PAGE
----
Penn: The overwhelming theme is just where I am in my life and trying to sort through all the issues I find important. I'm in probably this middle place of starting to get clued in to the way I work. But the brain intelligence hasn't entirely transferred to the emotional intelligence.
CNN:Your debut got pretty major radio play and even earned you an MTV award. You seemed headed for pseudo pop stardom, but then the wind went out of your sails. Why?
Penn: 'No Myth' was not like anything on the radio at the time. I just lucked out.
CNN:So you've scored two movies, released three critically acclaimed albums and produced the Wallflowers' 1996 album, yet the current market doesn't seem to have much room for someone like you. You're no Britney Spears, so why even bother sticking it out?
Penn: Oh, they (Sony) weren't even going to release my record. My record has been done since June. And they weren't going to release it because they didn't understand it. … The only way something like this has a chance is if people hear it, and people will only hear it if the record company turns the switch on. But then it became clear that even if they did drop me, I would not be able to get the record back. They would still own it.
CNN: Did you always feel free to do what you wanted to do?
Penn: (Record companies) never f----d with me that way. They did a different thing with me. They knew that I wouldn't listen to 'You should hook up with Diane Warren' or something. So what they did with me was that they wouldn't let me make a record for four years. And they wouldn't let me out of my contract.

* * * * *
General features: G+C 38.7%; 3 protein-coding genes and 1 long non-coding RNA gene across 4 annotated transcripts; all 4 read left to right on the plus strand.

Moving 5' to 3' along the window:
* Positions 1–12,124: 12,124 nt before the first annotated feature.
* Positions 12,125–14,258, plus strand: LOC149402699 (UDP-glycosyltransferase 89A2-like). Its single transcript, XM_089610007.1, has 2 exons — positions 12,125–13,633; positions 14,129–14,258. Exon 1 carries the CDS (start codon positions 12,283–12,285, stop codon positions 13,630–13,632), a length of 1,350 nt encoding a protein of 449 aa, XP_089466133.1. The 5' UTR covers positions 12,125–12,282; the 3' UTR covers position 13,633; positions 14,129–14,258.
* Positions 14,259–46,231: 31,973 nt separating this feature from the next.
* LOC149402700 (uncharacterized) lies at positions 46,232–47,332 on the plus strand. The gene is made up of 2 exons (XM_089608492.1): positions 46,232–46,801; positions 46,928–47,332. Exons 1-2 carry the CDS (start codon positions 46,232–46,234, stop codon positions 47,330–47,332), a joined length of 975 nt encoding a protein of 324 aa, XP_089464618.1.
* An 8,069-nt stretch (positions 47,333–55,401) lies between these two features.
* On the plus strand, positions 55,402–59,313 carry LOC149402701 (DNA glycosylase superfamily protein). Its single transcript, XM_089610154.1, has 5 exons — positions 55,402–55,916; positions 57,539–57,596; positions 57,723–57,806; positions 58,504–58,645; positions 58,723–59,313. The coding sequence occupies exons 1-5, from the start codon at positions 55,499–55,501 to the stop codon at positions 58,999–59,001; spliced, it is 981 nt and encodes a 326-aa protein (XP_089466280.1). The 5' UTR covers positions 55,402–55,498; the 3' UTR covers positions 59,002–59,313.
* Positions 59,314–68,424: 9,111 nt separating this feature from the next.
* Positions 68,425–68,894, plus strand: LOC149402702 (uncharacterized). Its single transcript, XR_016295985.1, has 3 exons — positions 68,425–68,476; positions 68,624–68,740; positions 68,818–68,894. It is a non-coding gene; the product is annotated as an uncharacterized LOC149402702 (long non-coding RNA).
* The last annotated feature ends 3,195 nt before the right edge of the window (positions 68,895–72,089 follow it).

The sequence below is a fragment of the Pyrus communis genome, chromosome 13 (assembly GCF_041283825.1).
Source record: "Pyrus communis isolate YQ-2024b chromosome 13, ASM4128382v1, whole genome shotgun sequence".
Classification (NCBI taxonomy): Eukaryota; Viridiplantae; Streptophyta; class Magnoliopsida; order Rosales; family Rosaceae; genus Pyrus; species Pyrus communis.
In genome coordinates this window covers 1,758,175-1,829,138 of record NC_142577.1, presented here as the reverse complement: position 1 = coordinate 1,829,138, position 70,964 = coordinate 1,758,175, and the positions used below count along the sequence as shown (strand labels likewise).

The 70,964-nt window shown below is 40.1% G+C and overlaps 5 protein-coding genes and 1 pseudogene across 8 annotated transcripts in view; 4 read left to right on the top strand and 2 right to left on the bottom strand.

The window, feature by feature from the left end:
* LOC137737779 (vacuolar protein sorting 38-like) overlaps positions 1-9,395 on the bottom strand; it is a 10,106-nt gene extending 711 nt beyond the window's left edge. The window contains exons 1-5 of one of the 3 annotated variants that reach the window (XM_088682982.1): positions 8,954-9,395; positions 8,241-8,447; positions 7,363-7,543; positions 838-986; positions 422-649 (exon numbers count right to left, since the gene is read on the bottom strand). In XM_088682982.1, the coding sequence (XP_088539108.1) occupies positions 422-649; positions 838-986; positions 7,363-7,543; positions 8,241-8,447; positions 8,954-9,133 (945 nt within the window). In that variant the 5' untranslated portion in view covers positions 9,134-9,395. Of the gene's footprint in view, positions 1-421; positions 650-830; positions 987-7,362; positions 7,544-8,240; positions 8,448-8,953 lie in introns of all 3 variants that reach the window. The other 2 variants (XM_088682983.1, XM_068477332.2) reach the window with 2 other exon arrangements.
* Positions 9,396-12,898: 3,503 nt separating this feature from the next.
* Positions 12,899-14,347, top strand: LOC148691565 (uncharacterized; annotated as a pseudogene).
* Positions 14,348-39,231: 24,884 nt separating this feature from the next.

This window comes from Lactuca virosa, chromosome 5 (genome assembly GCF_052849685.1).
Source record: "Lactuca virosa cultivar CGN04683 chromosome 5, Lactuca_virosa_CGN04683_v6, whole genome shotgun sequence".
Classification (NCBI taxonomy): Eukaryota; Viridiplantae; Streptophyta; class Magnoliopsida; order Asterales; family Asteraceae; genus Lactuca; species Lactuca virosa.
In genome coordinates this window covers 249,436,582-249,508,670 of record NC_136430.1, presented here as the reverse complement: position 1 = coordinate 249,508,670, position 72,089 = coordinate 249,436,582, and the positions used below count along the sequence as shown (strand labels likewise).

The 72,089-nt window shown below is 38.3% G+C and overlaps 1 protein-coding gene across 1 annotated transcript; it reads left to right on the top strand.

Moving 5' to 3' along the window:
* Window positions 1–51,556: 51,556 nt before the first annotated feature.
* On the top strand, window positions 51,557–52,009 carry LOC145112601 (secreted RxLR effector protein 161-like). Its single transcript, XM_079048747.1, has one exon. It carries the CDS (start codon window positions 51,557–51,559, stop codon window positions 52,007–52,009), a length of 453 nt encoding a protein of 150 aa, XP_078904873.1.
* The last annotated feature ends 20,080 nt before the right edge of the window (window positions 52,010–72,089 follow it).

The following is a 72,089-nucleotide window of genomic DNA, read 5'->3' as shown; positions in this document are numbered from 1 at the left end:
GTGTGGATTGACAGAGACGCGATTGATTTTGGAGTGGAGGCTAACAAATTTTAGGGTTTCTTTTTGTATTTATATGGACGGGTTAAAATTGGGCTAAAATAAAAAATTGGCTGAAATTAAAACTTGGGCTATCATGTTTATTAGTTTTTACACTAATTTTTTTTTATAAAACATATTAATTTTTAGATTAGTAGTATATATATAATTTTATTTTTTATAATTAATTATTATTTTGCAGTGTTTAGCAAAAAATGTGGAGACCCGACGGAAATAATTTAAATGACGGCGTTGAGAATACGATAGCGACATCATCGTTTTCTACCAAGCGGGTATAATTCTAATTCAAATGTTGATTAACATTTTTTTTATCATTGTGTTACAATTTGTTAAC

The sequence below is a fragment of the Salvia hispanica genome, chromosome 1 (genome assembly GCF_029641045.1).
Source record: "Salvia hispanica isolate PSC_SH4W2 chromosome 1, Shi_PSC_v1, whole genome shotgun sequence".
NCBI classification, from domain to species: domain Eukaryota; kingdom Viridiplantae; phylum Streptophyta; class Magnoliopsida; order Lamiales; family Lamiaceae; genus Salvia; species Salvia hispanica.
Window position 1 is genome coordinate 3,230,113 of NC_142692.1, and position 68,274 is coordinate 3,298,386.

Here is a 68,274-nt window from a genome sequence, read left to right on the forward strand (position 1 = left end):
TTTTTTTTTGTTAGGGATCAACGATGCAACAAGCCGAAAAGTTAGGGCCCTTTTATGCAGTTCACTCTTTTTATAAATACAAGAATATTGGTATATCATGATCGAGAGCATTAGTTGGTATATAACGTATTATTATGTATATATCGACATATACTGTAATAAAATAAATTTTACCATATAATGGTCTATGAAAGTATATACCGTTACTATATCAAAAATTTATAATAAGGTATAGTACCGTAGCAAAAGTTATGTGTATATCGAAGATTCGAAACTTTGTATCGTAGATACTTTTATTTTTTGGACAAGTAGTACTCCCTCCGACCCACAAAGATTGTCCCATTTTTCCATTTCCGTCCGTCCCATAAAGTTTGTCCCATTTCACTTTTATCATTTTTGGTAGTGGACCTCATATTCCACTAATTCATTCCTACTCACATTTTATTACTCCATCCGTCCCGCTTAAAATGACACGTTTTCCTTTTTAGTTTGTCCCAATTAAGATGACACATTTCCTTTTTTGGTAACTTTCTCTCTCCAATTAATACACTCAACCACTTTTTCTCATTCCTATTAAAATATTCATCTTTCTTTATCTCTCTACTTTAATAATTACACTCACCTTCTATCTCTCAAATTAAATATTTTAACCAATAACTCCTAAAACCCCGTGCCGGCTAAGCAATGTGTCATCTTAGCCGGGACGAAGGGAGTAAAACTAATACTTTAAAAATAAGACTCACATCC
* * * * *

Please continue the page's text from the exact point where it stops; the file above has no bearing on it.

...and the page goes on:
Penn: Because I wouldn't do it their way. And because by this point, by the time of the second album, the guy that had signed me had left and a new regime came into RCA. It became a complete nightmare. It took me three-and-a-half years to get out.
CNN: Is the Internet a viable distribution option for a singer such as yourself?
Penn: I think it's still sort of a limited exposure but I think that's going to change dramatically. Aimee has the best of both worlds going. She has her independence from the majors and has her record available on her Web site. And in addition, she has the 'Magnolia' soundtrack, which Warner Bros. is sinking millions and millions of dollars into. So she's getting the promotional switch turned on for that.
CNN: Given your own battles with record labels, what advice would you give to fledgling performers?
Penn: Learn HTML.
CNN: Much has been written about Aimee's Oscar-nominated collaboration with filmmaker Paul Thomas Anderson on 'Magnolia,' yet you were there first. How did you and Anderson connect?
Penn: He was … listening to my album 'Free For All' when he was writing what became 'Hard Eight.' He was determined to have me score the movie. He was contacting my manager for the better part of a year to try to get me to be involved and I kept ignoring me because I didn't want to score movies. … I finally said all right, just to shut him up. And I went down and saw a screening of 'Sydney' and thought it was phenomenal. And as it turned out, it was a wonderful experience. It wasn't art by committee. It was Paul. And that led to 'Boogie Nights.'
CNN: So Paul met Aimee through you?
Penn: He met Aimee through me. We would all have discussions about all types of topics and he was starting to sort of get themes in his mind what the songs were going to be. Aimee was working on her record, Paul heard early mixes of the record and incorporated them into the movie.